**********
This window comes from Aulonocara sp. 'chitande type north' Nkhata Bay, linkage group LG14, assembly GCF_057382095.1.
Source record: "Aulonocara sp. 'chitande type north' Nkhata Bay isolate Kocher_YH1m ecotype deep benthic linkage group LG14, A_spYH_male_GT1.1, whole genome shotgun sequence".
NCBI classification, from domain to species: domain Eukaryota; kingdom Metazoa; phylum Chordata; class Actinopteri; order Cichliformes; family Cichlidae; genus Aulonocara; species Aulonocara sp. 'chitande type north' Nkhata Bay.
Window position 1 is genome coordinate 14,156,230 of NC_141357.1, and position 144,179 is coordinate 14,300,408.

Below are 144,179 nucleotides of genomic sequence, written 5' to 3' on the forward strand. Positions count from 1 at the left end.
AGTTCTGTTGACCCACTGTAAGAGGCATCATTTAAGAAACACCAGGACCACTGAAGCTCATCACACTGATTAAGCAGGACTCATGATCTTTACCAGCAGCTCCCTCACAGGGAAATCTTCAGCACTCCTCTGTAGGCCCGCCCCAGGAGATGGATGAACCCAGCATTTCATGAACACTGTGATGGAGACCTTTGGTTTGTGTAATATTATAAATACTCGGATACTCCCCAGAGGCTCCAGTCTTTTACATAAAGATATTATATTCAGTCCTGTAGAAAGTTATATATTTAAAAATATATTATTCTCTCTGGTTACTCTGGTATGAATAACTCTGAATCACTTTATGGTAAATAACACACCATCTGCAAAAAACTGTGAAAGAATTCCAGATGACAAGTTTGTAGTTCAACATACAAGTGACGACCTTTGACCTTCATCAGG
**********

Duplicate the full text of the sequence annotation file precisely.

This window comes from Aulonocara sp. 'chitande type north' Nkhata Bay, linkage group LG14, assembly GCF_057382095.1.
Source record: "Aulonocara sp. 'chitande type north' Nkhata Bay isolate Kocher_YH1m ecotype deep benthic linkage group LG14, A_spYH_male_GT1.1, whole genome shotgun sequence".
NCBI classification, from domain to species: domain Eukaryota; kingdom Metazoa; phylum Chordata; class Actinopteri; order Cichliformes; family Cichlidae; genus Aulonocara; species Aulonocara sp. 'chitande type north' Nkhata Bay.
Window position 1 is genome coordinate 14,156,230 of NC_141357.1, and position 144,179 is coordinate 14,300,408.

Below are 144,179 nucleotides of genomic sequence, written 5' to 3' on the forward strand. Positions count from 1 at the left end.
AGTTCTGTTGACCCACTGTAAGAGGCATCATTTAAGAAACACCAGGACCACTGAAGCTCATCACACTGATTAAGCAGGACTCATGATCTTTACCAGCAGCTCCCTCACAGGGAAATCTTCAGCACTCCTCTGTAGGCCCGCCCCAGGAGATGGATGAACCCAGCATTTCATGAACACTGTGATGGAGACCTTTGGTTTGTGTAATATTATAAATACTCGGATACTCCCCAGAGGCTCCAGTCTTTTACATAAAGATATTATATTCAGTCCTGTAGAAAGTTATATATTTAAAAATATATTATTCTCTCTGGTTACTCTGGTATGAATAACTCTGAATCACTTTATGGTAAATAACACACCATCTGCAAAAAACTGTGAAAGAATTCCAGATGACAAGTTTGTAGTTCAACATACAAGTGACGACCTTTGACCTTCATCAGG